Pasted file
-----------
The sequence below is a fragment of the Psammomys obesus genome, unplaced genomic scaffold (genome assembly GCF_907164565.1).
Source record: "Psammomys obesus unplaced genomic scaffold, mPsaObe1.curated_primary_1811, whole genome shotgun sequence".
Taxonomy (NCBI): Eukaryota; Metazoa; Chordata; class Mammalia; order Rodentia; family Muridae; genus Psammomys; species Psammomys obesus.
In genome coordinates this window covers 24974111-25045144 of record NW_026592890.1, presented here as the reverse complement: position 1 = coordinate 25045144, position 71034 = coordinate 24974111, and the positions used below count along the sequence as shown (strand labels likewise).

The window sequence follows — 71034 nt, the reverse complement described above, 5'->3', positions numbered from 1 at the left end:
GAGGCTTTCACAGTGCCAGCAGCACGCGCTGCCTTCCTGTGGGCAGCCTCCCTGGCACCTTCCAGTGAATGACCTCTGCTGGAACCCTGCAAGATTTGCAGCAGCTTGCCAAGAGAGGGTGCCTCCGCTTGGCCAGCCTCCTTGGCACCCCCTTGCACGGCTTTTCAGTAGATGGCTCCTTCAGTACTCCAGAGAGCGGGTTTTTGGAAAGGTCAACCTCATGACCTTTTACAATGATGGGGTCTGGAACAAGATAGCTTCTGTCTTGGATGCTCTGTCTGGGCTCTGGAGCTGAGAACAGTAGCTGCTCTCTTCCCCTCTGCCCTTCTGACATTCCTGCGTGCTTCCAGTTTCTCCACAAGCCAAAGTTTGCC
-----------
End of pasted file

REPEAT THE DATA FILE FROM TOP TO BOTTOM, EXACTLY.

The sequence below is a fragment of the Psammomys obesus genome, unplaced genomic scaffold (genome assembly GCF_907164565.1).
Source record: "Psammomys obesus unplaced genomic scaffold, mPsaObe1.curated_primary_1811, whole genome shotgun sequence".
Taxonomy (NCBI): Eukaryota; Metazoa; Chordata; class Mammalia; order Rodentia; family Muridae; genus Psammomys; species Psammomys obesus.
In genome coordinates this window covers 24974111-25045144 of record NW_026592890.1, presented here as the reverse complement: position 1 = coordinate 25045144, position 71034 = coordinate 24974111, and the positions used below count along the sequence as shown (strand labels likewise).

The window sequence follows — 71034 nt, the reverse complement described above, 5'->3', positions numbered from 1 at the left end:
GAGGCTTTCACAGTGCCAGCAGCACGCGCTGCCTTCCTGTGGGCAGCCTCCCTGGCACCTTCCAGTGAATGACCTCTGCTGGAACCCTGCAAGATTTGCAGCAGCTTGCCAAGAGAGGGTGCCTCCGCTTGGCCAGCCTCCTTGGCACCCCCTTGCACGGCTTTTCAGTAGATGGCTCCTTCAGTACTCCAGAGAGCGGGTTTTTGGAAAGGTCAACCTCATGACCTTTTACAATGATGGGGTCTGGAACAAGATAGCTTCTGTCTTGGATGCTCTGTCTGGGCTCTGGAGCTGAGAACAGTAGCTGCTCTCTTCCCCTCTGCCCTTCTGACATTCCTGCGTGCTTCCAGTTTCTCCACAAGCCAAAGTTTGCC